Beaver is located on the north bank of the
Yukon River, approximately 60 miles southwest of Fort Yukon and 110
miles north of Fairbanks. It lies in the Yukon Flats National Wildlife
Refuge. It lies at approximately 66░ 21' N Latitude, 147░ 23' W
Longitude (Sec. 30, T018N, R002E, Fairbanks Meridian). The community is
located in the Fairbanks Recording District. The area encompasses 19 sq.
miles of land and 4 sq. miles of water.
discoveries in the Chandalar region in 1907 led to the founding of
Beaver. It was established as the Yukon River terminus for miners
heading north to the gold fields. The Alaska Road Commission built a
trail from Beaver north to Caro on the Chandalar River around 1907. In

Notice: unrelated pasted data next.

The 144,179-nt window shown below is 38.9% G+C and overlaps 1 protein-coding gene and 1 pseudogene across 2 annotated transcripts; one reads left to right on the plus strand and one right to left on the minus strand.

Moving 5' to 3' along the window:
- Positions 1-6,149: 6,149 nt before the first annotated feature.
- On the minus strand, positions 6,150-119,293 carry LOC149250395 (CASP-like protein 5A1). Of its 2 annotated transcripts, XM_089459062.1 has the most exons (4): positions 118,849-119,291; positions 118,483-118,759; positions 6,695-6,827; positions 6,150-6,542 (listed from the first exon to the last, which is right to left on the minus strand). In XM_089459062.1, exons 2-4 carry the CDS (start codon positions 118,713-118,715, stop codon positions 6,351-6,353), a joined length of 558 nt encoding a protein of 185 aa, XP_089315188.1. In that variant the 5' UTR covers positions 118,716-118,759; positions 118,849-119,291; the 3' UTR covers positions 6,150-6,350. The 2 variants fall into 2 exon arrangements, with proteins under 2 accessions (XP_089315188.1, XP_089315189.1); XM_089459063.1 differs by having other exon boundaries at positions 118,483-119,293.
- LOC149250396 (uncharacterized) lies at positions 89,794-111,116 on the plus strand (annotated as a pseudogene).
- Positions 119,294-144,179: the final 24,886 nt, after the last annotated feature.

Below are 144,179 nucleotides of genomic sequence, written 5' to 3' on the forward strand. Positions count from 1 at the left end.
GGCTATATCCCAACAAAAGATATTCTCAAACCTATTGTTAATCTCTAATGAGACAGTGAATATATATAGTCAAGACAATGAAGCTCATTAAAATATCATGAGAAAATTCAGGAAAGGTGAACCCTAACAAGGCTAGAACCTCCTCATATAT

1910, Thomas Carter and H.E. Ashelby established a store at Beaver, and
three freight companies operated on the trail, commonly known as
Government Road. In 1911, about the time the gold rush was over, Frank
Yasuda, a Japanese who had traded at Point Barrow and prospected in the
Brooks Range, arrived with a group of Eskimos and became a partner in
the trading post. They served the remaining mines in the region,
supplied riverboats with firewood, and traded with Eskimo and Indian fur
trappers. A post office was established in 1913, and a second trading
post opened in the early 1920s. The first Beaver school opened in 1928,
and an airstrip was built in the 1930s. Beaver's population remained
stable from 1950 through the 1970s. In 1974, the village council
purchased the local store and set it up as a cooperative, with villagers
holding shares of stock.